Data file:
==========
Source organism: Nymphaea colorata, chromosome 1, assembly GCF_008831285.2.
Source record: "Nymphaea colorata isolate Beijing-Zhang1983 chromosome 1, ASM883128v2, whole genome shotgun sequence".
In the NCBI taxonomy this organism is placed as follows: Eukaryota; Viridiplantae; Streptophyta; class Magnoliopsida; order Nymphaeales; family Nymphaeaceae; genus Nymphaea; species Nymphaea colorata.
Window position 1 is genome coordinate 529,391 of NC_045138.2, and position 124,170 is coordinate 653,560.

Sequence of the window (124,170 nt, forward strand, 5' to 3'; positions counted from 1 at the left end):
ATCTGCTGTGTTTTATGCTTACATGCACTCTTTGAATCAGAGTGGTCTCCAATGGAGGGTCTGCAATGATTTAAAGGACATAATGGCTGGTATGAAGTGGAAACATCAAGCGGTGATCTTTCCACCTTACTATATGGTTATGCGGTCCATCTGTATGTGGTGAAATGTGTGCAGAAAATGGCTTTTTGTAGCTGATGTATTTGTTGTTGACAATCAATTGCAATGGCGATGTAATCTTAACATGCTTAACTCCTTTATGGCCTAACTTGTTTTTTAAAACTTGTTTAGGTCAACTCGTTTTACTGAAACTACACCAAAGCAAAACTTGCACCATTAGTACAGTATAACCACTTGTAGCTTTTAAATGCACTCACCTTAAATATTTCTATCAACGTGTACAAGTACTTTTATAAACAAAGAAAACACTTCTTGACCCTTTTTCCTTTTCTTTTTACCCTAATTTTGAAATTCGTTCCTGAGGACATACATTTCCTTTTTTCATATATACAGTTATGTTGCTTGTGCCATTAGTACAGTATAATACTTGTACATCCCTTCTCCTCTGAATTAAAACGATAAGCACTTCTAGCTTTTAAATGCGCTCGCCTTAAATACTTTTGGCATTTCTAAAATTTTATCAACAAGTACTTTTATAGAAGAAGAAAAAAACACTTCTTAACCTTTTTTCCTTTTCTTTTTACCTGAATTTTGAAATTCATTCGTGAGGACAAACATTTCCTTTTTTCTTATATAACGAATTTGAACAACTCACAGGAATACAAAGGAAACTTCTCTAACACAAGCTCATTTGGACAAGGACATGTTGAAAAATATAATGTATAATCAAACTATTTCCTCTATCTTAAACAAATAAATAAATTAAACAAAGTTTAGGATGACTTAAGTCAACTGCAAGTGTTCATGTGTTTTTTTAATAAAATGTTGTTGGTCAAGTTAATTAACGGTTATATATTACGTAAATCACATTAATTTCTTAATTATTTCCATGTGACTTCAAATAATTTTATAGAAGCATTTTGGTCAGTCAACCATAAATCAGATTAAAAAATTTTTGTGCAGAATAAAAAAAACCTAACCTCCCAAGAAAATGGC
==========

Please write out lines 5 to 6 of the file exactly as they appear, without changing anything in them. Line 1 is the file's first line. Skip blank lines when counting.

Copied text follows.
Sequence of the window (124,170 nt, forward strand, 5' to 3'; positions counted from 1 at the left end):
ATCTGCTGTGTTTTATGCTTACATGCACTCTTTGAATCAGAGTGGTCTCCAATGGAGGGTCTGCAATGATTTAAAGGACATAATGGCTGGTATGAAGTGGAAACATCAAGCGGTGATCTTTCCACCTTACTATATGGTTATGCGGTCCATCTGTATGTGGTGAAATGTGTGCAGAAAATGGCTTTTTGTAGCTGATGTATTTGTTGTTGACAATCAATTGCAATGGCGATGTAATCTTAACATGCTTAACTCCTTTATGGCCTAACTTGTTTTTTAAAACTTGTTTAGGTCAACTCGTTTTACTGAAACTACACCAAAGCAAAACTTGCACCATTAGTACAGTATAACCACTTGTAGCTTTTAAATGCACTCACCTTAAATATTTCTATCAACGTGTACAAGTACTTTTATAAACAAAGAAAACACTTCTTGACCCTTTTTCCTTTTCTTTTTACCCTAATTTTGAAATTCGTTCCTGAGGACATACATTTCCTTTTTTCATATATACAGTTATGTTGCTTGTGCCATTAGTACAGTATAATACTTGTACATCCCTTCTCCTCTGAATTAAAACGATAAGCACTTCTAGCTTTTAAATGCGCTCGCCTTAAATACTTTTGGCATTTCTAAAATTTTATCAACAAGTACTTTTATAGAAGAAGAAAAAAACACTTCTTAACCTTTTTTCCTTTTCTTTTTACCTGAATTTTGAAATTCATTCGTGAGGACAAACATTTCCTTTTTTCTTATATAACGAATTTGAACAACTCACAGGAATACAAAGGAAACTTCTCTAACACAAGCTCATTTGGACAAGGACATGTTGAAAAATATAATGTATAATCAAACTATTTCCTCTATCTTAAACAAATAAATAAATTAAACAAAGTTTAGGATGACTTAAGTCAACTGCAAGTGTTCATGTGTTTTTTTAATAAAATGTTGTTGGTCAAGTTAATTAACGGTTATATATTACGTAAATCACATTAATTTCTTAATTATTTCCATGTGACTTCAAATAATTTTATAGAAGCATTTTGGTCAGTCAACCATAAATCAGATTAAAAAATTTTTGTGCAGAATAAAAAAAACCTAACCTCCCAAGAAAATGGC